5 Reasons To Care About Scottish Independence (Particularly if you are English)

by Niki Seth-Smith

31 January 2014

This year, Scotland may break away from Britain. Now David Cameron has called on English, Welsh and Northern Irish nationals to urge the Scots to stay.  He’s right that the referendum matters to everyone in Britain, not just the Scots. A Yes vote would deliver an existential blow to the British state and challenge the dominance of London and the City. Anyone who cares about social justice, democracy or breaking the austerity consensus, should be watching Scotland. The debate is wrongly portrayed in the UK media as a matter of blood, soil and freedom (if anyone else compares Alex Salmond to Mel Gibson in Braveheart I’ll hurl a Morrisons haggis at them). This allows the Westminster establishment to frame it as emotive, irresponsible, and plain bad policy. Meanwhile, the English left cry ‘traitors!’ and say borders should never trump class solidarity. This misses the point.  Independence is about economic and political realities that affect ‘us’ just as much as them. Here’s why independence matters to those who live in the rest of the UK:

1. It may really happen.

You might not be paying attention, because you think the game’s up. That would be foolish. The latest poll puts the Yes vote at 37% and the No vote at 44% – the highest (credible) pro-Independence result so far. While it’s true that referenda tend to swing against the ‘change’ option in the immediate run-up to the vote that is almost always because No campaigns tend to shower the electorate with negativity and pessimism in those last, crucial days. But the Better Together campaign is not called Project Fear for nothing. Many think they’ve shot their miserable load, and simply can’t get much more heavy before September 18th.

2. It’s a class war.

Marxists who see Scottish “nationalists” as the great betrayers of the international proletariat should take heed. Working-class Scots are far more in favour of independence than the privileged. It’s no wonder that the Yes Campaign is centred in Glasgow, the jobless capital of the UK. They want to give the boot to Cameron, Osborne and the rest of the Tory toffs who Scotland never voted for and who care nothing for the vulnerable. Politically disenfranchised and hence switched off from elections, they are hard to get to. But if this section of the electorate does go to the ballot box , it will be the working-class that deliver independence.

3. Empire end-game.

Ever wonder why the Conservatives so badly want to hold onto a country with only one Tory MP? Cameron sees himself as the lord protector of the United Kingdom as an imperial state. Of course he sees the fight to “save the Union” as “personal“. Losing Scotland will be an existential blow to a Westminster establishment still in denial about their diminished role in the world, particularly for the Tory party and their stubborn faith in the British bulldog. Scotland may keep the Queen, but the foundations of Britannia as a pompous, blue-blooded colossus would be shaken to the core.

4. An alternative to austerity on the doorstep?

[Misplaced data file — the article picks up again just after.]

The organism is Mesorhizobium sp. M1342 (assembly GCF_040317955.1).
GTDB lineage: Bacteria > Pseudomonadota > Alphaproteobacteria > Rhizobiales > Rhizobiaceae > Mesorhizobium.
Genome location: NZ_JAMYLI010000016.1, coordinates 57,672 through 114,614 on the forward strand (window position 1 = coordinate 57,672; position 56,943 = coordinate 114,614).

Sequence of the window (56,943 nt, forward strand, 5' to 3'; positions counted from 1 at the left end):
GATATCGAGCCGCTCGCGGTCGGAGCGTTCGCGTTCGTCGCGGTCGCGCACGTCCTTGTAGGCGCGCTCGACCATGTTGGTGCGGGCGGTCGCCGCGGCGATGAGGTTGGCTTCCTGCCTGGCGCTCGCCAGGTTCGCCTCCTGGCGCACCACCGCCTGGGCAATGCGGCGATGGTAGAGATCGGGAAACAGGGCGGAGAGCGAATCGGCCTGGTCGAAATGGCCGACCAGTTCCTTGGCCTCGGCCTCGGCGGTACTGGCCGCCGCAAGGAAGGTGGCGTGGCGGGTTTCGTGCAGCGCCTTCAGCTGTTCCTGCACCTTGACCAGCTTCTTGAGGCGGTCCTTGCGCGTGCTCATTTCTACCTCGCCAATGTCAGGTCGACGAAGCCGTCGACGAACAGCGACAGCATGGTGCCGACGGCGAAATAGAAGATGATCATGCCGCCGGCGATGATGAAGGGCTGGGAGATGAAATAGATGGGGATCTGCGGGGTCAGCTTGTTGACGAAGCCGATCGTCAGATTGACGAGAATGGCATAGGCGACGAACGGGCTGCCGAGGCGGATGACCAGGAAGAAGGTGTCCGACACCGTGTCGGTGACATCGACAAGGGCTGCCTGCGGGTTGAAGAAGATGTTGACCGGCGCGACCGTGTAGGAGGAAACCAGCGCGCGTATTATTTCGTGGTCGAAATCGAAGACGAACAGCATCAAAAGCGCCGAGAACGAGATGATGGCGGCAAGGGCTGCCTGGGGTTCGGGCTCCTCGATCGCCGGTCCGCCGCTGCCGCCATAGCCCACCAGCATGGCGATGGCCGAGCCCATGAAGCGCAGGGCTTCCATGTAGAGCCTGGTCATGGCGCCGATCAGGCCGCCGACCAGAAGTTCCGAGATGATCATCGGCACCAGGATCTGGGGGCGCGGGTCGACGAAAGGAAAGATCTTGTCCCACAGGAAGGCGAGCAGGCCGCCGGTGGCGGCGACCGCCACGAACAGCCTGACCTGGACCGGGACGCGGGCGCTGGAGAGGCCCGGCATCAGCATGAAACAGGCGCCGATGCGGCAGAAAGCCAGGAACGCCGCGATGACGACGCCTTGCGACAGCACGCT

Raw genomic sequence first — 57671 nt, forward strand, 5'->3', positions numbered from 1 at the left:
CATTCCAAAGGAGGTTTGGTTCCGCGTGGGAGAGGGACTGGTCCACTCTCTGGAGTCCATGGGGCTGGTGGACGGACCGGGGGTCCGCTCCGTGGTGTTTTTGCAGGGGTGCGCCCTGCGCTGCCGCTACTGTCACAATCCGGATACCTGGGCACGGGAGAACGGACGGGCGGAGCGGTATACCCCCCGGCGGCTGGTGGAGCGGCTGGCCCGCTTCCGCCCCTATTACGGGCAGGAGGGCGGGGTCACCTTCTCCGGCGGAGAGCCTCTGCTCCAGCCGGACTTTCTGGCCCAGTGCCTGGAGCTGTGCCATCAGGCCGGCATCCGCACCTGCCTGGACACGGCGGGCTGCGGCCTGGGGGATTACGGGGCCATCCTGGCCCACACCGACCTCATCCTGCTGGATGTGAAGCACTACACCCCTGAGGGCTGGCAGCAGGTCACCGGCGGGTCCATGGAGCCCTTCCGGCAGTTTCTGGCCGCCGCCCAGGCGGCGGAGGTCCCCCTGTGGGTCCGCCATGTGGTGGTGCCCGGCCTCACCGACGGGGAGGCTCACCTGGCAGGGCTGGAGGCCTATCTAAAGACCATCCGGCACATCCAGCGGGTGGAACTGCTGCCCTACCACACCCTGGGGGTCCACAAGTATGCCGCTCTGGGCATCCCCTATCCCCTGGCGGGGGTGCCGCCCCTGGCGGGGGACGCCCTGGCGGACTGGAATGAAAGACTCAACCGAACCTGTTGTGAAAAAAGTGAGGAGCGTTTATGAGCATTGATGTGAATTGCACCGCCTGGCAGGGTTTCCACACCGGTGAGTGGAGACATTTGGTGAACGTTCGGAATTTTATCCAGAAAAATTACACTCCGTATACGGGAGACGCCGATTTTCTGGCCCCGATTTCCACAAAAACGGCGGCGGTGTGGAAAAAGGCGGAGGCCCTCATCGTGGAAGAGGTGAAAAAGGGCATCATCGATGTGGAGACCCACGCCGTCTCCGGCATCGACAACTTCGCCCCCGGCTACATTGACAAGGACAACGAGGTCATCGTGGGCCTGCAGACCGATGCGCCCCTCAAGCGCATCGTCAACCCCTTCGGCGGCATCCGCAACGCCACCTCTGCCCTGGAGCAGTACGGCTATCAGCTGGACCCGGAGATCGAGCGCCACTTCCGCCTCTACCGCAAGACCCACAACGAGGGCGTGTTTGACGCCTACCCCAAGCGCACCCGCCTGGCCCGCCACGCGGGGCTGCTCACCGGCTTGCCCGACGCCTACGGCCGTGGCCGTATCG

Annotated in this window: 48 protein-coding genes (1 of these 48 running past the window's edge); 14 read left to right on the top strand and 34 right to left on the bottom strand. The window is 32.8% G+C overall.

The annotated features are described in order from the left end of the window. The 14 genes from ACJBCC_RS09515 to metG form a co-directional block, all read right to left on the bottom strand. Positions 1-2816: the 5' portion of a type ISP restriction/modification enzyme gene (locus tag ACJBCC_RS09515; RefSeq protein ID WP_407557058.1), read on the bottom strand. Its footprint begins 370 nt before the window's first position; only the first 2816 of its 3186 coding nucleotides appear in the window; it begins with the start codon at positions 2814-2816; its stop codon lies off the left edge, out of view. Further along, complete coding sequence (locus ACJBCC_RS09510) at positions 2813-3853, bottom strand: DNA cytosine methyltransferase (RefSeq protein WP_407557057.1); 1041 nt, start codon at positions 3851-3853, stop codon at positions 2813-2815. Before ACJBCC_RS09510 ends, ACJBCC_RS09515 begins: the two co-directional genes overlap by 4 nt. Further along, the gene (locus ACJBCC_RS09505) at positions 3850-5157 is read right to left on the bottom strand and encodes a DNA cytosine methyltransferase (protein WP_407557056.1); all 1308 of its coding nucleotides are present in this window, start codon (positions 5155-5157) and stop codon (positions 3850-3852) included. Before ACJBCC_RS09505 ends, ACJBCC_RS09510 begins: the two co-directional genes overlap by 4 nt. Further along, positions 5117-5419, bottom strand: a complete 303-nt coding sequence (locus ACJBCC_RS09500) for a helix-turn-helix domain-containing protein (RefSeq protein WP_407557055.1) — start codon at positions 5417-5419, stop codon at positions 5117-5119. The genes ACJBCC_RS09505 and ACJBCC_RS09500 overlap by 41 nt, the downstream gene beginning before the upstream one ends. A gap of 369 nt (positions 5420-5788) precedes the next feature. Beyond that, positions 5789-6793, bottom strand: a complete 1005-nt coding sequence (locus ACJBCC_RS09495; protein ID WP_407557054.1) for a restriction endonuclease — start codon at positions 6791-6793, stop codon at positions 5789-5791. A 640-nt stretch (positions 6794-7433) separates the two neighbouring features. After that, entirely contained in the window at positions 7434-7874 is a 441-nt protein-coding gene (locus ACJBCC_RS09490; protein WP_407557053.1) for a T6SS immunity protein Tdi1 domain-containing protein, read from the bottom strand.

No-one thinks the SNP are out to bust the bankers. They may also win less economic autonomy than they claim (there is terminal disagreement over the fiscal powers possible under a currency union). But Alex Salmond is only opening the gate: in the long-term, Scotland will slip the grip of UK plc under the sway of London and the City. There is more support for the welfare state north of the border than in England, less loathing of Europe and immigrants, and more political will to engage in economic ideas that challenge the orthodoxy of austerity: the creation of green jobs, a sovereign wealth fund, nationalizing public services, clawing back money spent on nuclear and foreign aggression to invest in stimulating the domestic economy.

5. Free education!

It’s very possible that Scotland will have to bow to EU law and let English students study there for free just like their Scottish counterparts. This is not so great for Scotland maybe, as they’ll struggle to cope with a huge influx of fee refugees. But for everyone who believes in free education, and despairs of the repression and closing down of intellectual space at English universities…. head north….

Ultimately, don’t be fooled by the UK’s media obsession with the ‘nitty gritty’ of Scottish independence. They want you to think it’s all about what a RUK flag might look like (that’s New Scots for “the rest of the UK”) or whether or not the Scottish could still get Doctor Who. Project Fear and Project Yawn are well-established forms of political assault. In reality however the independence referendum is a genuine chance for Scotland to win its freedom and begin to do things differently, creating an alternative to Cameron’s ‘common sense’ austerity that will only benefit those working for the same in England, Wales and Northern Ireland. If the Scottish vote to stay, the struggle for independence will carry on, as they are likely to stick with the SNP. In the meantime, Wales is asserting increasing power and difference, while northeners wonder how much they have in common with the interests of London and the South. The break-up of Britain is already happening. You should care, whether you’re ‘British’, ‘English’ or none of the above.

We’re up against huge power and influence. Our supporters keep us entirely free to access. We don’t have any ad partnerships or sponsored content.

Donate one hour’s wage per month—or whatever you can afford—today.

We’re up against huge power and influence. Our supporters keep us entirely free to access. We don’t have any ad partnerships or sponsored content.

Donate one hour’s wage per month—or whatever you can afford—today.